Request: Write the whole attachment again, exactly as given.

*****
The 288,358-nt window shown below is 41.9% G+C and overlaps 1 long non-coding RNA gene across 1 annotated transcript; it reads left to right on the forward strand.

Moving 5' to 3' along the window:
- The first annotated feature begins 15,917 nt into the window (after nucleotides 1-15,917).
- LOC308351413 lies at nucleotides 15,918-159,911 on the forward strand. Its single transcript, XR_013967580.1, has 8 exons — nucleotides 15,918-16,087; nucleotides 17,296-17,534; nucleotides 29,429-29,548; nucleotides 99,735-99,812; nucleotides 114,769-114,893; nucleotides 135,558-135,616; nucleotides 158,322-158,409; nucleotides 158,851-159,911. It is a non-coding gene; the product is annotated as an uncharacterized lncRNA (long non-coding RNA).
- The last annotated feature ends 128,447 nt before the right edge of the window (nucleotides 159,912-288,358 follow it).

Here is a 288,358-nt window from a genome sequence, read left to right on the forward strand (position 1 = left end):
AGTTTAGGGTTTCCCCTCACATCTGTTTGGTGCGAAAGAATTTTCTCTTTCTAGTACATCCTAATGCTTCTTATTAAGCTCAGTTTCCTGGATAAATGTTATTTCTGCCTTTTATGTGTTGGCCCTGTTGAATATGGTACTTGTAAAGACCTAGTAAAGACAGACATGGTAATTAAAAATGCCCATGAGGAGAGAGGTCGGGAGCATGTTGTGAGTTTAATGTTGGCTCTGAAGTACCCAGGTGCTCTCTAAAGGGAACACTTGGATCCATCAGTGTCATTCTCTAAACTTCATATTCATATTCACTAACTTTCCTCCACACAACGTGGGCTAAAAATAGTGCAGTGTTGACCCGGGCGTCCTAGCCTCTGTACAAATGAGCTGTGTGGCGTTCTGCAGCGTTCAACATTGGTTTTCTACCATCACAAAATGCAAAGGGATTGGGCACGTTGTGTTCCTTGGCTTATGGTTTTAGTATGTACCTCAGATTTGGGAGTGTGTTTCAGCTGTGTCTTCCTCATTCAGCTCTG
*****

The 288,358-nt window shown below is 41.9% G+C and overlaps 1 long non-coding RNA gene across 1 annotated transcript; it reads left to right on the forward strand.

Moving 5' to 3' along the window:
- The first annotated feature begins 15,917 nt into the window (after nucleotides 1-15,917).
- LOC308351413 lies at nucleotides 15,918-159,911 on the forward strand. Its single transcript, XR_013967580.1, has 8 exons — nucleotides 15,918-16,087; nucleotides 17,296-17,534; nucleotides 29,429-29,548; nucleotides 99,735-99,812; nucleotides 114,769-114,893; nucleotides 135,558-135,616; nucleotides 158,322-158,409; nucleotides 158,851-159,911. It is a non-coding gene; the product is annotated as an uncharacterized lncRNA (long non-coding RNA).
- The last annotated feature ends 128,447 nt before the right edge of the window (nucleotides 159,912-288,358 follow it).

Here is a 288,358-nt window from a genome sequence, read left to right on the forward strand (position 1 = left end):
AGTTTAGGGTTTCCCCTCACATCTGTTTGGTGCGAAAGAATTTTCTCTTTCTAGTACATCCTAATGCTTCTTATTAAGCTCAGTTTCCTGGATAAATGTTATTTCTGCCTTTTATGTGTTGGCCCTGTTGAATATGGTACTTGTAAAGACCTAGTAAAGACAGACATGGTAATTAAAAATGCCCATGAGGAGAGAGGTCGGGAGCATGTTGTGAGTTTAATGTTGGCTCTGAAGTACCCAGGTGCTCTCTAAAGGGAACACTTGGATCCATCAGTGTCATTCTCTAAACTTCATATTCATATTCACTAACTTTCCTCCACACAACGTGGGCTAAAAATAGTGCAGTGTTGACCCGGGCGTCCTAGCCTCTGTACAAATGAGCTGTGTGGCGTTCTGCAGCGTTCAACATTGGTTTTCTACCATCACAAAATGCAAAGGGATTGGGCACGTTGTGTTCCTTGGCTTATGGTTTTAGTATGTACCTCAGATTTGGGAGTGTGTTTCAGCTGTGTCTTCCTCATTCAGCTCTG